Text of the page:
“Which was too bloody often. But yes, very well, you’re right, I don’t like trucks, happy now?”

“Ecstatic. So, why don’t you like trucks?”

A dozen glib answers were on the tip of his tongue, but despite his banter Xander looked genuinely curious so Giles took a meditative sip of his whisky and considered what he wanted to say. “They’re just so, so ubiquitous and for the most part, so unnecessary.”

“Okay,” Xander replied. “And just like I could get what you really meant by your tone of voice, I hope you can read between the lines that the tone of voice I just used means I really don’t get it.”

“I just don’t understand what’s wrong with driving a car, or heaven forbid, actually walking,” Giles replied. “And before you say anything, I know that lots of people here drive cars, and that north America is, in fact, a car culture. I also realise that trucks are useful for all sorts of purposes, but why does virtually every north American male over the age of 16 seem to want to drive a truck?”

“And an even more burning question - why is it linked with having a baseball cap permanently attached to their head?” Xander added.

“Exactly.”

Xander shrugged. “It’s a guy thing, Giles. I know you’re a guy, but you’re a Brit guy, which as far as the truck thing goes, is a whole different species. Truck love is a north American guy thing. We love our trucks. It means we’re manly and macho and we can haul around toolboxes and tree trunks and dead moose off the sides of the road because again we’re manly and macho. And yes, it’s a penis metaphor, but it’s also a language, a shorthand for telling other guys who you are.”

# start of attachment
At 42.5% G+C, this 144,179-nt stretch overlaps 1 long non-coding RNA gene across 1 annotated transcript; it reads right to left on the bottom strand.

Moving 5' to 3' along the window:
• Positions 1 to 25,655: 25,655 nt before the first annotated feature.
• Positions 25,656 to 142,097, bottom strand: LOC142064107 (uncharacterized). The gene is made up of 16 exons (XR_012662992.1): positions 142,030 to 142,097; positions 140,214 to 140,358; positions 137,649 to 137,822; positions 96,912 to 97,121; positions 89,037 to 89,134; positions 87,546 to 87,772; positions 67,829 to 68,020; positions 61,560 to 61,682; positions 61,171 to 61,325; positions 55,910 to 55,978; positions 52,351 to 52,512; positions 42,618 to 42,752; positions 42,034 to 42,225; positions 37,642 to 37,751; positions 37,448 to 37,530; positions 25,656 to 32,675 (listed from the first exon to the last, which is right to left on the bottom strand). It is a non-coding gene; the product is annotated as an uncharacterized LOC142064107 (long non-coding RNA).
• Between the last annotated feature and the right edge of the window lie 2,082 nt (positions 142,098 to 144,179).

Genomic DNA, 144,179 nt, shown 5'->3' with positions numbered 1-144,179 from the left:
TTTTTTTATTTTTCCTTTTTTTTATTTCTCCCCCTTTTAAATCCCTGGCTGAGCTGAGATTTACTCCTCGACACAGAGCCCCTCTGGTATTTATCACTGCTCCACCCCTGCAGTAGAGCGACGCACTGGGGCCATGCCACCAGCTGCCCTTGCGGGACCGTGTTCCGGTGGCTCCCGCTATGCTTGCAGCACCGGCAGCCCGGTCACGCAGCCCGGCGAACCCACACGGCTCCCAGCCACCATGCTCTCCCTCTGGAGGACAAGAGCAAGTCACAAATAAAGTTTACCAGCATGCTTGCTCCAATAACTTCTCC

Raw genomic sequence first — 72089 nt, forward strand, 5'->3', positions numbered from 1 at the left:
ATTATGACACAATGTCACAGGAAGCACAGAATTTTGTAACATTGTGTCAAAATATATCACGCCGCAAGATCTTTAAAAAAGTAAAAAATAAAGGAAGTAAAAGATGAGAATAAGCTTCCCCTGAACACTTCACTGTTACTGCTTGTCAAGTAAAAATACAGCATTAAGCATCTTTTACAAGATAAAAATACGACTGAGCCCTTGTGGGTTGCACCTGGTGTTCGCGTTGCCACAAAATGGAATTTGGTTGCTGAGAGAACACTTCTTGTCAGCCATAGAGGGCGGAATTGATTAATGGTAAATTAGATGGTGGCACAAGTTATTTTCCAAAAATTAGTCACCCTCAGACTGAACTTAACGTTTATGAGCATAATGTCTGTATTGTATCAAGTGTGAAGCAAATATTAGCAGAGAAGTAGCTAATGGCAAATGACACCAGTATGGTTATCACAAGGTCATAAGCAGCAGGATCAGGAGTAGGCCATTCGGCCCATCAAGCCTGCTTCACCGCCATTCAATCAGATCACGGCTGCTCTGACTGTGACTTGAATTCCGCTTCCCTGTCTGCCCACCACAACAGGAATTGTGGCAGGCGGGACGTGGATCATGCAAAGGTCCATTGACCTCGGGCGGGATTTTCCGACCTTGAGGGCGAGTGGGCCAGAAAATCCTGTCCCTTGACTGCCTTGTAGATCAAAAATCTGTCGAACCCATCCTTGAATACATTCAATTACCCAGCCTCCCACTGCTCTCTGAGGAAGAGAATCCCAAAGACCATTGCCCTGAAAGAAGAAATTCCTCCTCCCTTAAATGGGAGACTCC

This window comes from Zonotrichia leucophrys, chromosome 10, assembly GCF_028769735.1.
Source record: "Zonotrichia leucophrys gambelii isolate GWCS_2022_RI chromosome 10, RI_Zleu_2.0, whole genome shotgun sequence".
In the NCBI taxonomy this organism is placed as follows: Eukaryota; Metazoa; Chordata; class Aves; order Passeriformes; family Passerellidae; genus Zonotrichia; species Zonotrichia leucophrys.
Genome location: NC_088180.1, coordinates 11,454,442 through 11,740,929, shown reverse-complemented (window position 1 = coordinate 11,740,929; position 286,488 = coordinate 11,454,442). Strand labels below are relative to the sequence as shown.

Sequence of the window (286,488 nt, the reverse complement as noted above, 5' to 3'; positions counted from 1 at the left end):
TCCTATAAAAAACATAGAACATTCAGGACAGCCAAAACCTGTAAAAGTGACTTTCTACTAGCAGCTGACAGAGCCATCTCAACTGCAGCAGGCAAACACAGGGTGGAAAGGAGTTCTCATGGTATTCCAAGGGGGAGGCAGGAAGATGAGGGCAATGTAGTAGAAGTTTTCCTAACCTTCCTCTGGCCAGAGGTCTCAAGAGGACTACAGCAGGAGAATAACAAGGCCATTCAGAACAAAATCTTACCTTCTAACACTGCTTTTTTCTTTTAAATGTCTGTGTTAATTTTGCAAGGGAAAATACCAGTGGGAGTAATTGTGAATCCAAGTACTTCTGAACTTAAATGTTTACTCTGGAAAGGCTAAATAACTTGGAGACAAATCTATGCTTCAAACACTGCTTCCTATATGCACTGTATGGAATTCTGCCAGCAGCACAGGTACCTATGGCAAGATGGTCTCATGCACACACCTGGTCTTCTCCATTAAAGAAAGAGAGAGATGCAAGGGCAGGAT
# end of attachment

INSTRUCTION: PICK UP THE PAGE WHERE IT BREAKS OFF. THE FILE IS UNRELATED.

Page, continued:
“Who knew that a large lump of metal could be so versatile? I should alert the United Nations. Who knows what world problems they could solve.” Giles said.

“And again with the sarcasm, Giles. I guess I just don’t see trucks as being weird, because I’ve always been them around. My dad had a truck. My uncle Rory used to have a truck when I was a kid, or at least he did until the DUI’s started stacking up, then he bought that crappy Chevy Bel Air, which was his idea of driving under the radar, but that’s a rant for another time. Hell, you know I own a truck, and a toolbox, but I had the ball cap surgically removed by Willow when I was ten, so at some point I’m probably going to have to hand in my keys and my guy card.”